Seems like a budget luxury, but sure:
> In fact you have more time to focus on developing your team because you don’t have to spend so much time trying to figure out who is going to work on what this week. Your team is stable and dedicated, and they are the ones deciding the specifics of what they are working on in any given week.
> That frees you up to provide them opportunities to improve their technical skills through identifying resources to help them learn and put them in situations where they can try out new technologies and learn from each other. You can also help you your staff improve their problem solving skills by stepping back and letting them resolve issues that are within their control to solve.
> There are going to be situations where your team faces a challenge that is beyond their ability to address. And that’s where the other main thing that development managers do in an Agile setting – address organizational issues that get in the way of their team(s).
> You’re in a good position to address those issues because you have visibility into the impact of issues on multiple teams, you’re in a better position in the organization’s hierarchy to address the issues, and you can free up the team to stay focused on work to move their product forward. A key here is to know the balance of standing back when your team can address their own issues and when to step up to help the team address issues beyond their control.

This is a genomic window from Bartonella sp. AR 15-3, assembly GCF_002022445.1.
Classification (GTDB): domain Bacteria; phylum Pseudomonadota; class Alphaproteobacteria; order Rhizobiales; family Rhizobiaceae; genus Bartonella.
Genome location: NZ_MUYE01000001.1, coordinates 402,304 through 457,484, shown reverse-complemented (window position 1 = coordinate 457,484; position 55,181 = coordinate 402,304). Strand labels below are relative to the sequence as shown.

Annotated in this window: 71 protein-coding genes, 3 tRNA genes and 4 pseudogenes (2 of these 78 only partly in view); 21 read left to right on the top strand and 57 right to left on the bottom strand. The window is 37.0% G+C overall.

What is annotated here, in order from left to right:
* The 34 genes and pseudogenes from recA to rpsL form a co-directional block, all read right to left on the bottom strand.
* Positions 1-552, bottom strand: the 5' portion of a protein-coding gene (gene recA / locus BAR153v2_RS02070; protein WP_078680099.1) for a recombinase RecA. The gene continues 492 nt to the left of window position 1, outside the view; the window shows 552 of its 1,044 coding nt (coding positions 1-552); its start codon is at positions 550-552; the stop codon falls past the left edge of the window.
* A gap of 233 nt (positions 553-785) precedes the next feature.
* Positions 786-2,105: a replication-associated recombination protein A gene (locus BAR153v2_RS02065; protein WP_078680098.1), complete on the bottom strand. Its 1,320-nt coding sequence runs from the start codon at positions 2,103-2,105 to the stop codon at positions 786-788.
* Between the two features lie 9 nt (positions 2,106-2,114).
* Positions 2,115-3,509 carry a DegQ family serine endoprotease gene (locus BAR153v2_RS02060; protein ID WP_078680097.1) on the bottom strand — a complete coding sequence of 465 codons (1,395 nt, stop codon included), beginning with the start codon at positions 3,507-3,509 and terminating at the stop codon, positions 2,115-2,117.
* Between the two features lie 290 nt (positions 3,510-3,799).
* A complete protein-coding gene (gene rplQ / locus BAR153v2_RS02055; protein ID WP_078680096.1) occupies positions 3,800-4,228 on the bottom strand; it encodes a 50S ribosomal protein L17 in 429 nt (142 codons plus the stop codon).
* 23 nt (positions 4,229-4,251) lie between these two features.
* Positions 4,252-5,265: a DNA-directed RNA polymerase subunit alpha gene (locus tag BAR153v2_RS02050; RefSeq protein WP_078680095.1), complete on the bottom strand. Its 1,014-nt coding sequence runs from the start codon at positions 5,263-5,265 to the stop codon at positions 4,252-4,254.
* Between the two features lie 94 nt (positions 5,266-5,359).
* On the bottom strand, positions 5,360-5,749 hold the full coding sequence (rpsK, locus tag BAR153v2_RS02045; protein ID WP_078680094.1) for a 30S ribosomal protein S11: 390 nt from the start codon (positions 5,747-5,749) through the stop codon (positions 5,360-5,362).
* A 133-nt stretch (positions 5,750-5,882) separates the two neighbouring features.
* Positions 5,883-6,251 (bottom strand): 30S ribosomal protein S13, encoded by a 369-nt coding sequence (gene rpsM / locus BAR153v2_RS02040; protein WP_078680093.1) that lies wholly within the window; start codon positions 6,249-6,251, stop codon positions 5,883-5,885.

> A final thing that you do as a development manager is provide air cover for your team. Keep unnecessary distractions away from your team so that they can focus on the product they’re working on. Providing air cover may be intercepting requests for information from others in your organization and redirecting requests for your team to work on something not related to the outcome they are currently focused on. [www.agilealliance.org/agile-qa-…](https://www.agilealliance.org/agile-qa-is-there-a-place-for-managers-in-an-agile-organization/)